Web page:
Mt. Vernon, Texas – Can you grow tea in the US? Yes! A recent tour of Southern US tea estates by growers, educators, retailers, and enthusiasts proves that a giant is about to awaken. According to consumer goods research firm, Packaged Facts, domestic tea sales at restaurants, grocery stores, and shops are up nearly 32% from 2007. Sales last year reached $15.7 billion with the market expected to expand to $18 billion within the next two years. The US grown tea movement is driven in part by the increasing market demand for specialty tea and the confidence given to small farm startups created by the ‘Farm to Table’, ‘Artisan’, ‘Buy Local’, and ‘Urban Food’ movements of the past decade. USLTG President, Jason McDonald, says of the US market and recent event, “I am pleased with the gaining interest in the US grown tea movement and think that this event gave the movement serious traction and direction going into the inaugural membership drive of the USLTG.”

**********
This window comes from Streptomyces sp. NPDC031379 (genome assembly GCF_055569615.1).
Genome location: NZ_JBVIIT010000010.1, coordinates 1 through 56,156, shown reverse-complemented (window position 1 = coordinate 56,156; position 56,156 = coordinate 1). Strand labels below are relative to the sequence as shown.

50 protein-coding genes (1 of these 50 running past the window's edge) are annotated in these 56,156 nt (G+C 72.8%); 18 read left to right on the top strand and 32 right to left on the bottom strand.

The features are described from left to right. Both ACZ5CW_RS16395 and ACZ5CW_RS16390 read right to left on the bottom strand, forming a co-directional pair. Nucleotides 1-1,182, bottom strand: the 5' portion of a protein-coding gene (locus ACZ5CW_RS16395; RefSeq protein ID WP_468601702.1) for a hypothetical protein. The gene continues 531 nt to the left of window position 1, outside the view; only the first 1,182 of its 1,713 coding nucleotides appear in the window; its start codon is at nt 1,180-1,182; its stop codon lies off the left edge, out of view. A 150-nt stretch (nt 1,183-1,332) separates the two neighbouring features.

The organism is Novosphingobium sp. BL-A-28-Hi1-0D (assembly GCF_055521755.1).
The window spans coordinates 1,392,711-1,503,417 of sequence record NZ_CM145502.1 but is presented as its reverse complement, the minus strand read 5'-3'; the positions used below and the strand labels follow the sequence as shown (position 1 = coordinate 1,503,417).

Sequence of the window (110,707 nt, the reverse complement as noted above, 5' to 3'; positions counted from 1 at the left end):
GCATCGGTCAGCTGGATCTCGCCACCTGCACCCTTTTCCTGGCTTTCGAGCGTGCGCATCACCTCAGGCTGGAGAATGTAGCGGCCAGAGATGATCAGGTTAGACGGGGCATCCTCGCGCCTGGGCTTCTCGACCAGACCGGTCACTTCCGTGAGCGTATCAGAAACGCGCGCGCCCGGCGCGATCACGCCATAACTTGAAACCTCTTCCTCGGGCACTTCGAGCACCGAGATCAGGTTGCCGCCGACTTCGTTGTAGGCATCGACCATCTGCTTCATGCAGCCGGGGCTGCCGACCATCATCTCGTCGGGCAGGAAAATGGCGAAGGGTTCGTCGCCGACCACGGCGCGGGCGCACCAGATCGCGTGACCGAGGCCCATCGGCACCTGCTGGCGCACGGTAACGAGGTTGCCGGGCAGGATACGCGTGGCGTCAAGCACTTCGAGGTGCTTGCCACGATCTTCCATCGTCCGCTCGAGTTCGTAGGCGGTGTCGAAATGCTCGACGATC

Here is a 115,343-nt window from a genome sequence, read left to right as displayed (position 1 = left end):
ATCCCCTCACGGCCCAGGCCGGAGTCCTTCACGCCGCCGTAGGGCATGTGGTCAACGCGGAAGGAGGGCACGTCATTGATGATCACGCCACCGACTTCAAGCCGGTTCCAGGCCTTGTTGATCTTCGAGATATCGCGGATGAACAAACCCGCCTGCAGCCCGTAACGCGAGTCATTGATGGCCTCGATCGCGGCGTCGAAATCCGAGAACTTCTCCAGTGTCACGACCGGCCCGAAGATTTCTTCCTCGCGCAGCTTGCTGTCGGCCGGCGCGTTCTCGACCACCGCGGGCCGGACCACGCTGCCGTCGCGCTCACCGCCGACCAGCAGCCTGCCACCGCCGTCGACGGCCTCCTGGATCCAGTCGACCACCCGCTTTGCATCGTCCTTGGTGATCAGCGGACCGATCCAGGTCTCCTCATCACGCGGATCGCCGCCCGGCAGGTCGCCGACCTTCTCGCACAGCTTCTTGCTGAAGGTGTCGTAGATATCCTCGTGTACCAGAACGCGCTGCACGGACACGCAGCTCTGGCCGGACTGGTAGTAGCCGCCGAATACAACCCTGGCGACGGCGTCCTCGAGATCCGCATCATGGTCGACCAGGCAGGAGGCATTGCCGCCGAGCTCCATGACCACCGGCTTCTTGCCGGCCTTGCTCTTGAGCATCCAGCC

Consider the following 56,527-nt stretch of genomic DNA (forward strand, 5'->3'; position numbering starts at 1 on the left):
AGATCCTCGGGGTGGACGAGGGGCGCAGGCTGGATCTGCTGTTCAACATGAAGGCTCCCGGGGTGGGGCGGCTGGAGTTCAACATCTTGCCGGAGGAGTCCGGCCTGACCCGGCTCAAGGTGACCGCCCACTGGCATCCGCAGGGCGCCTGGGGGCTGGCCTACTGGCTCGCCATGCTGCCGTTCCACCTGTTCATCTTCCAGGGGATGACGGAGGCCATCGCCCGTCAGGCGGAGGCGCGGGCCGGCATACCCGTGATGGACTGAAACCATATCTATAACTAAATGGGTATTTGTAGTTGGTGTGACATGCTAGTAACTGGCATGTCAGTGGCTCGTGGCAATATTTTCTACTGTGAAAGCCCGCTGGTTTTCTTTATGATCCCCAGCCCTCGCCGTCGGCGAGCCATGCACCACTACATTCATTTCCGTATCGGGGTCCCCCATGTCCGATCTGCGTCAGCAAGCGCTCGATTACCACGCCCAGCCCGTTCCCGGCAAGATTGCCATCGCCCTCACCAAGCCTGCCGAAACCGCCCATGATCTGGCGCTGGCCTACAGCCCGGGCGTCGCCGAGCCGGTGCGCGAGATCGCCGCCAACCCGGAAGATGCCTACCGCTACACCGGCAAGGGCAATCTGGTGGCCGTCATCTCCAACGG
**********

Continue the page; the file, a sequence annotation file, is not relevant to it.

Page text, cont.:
The USLTG held its’ first Annual Tea Growers Roundup February 19, 2015 – February 22, 2015, and included visits to select estates and research sites in Texas, Mississippi, and Louisiana. Attended by growers from the UK, Hawaii, and numerous other states, the goal of the Roundup was to bring together farmers and aspiring growers to discuss estate operations, Federal, State, and University resources, and tea crop production issues. There was also an opportunity to network and liaison with various research projects already underway here in the USA.
Dr. Guihong Bi, Assoc. Research Professor of Plant and Soil Sciences at Mississippi State University, stated of the tour, “It is exciting to see more people getting interested in growing tea within the US. Contacts that we have made through the USLTG have been invaluable in the development of our research objectives.”
The US League of Tea Growers (“USLTG”), formed in 2013 by Nigel Melican, of Teacraft, Ltd., and Jason McDonald, of The Great Mississippi Tea Company, is a professional group promoting and educating tea growers (only 25 plants needed for a small grower) in the United States.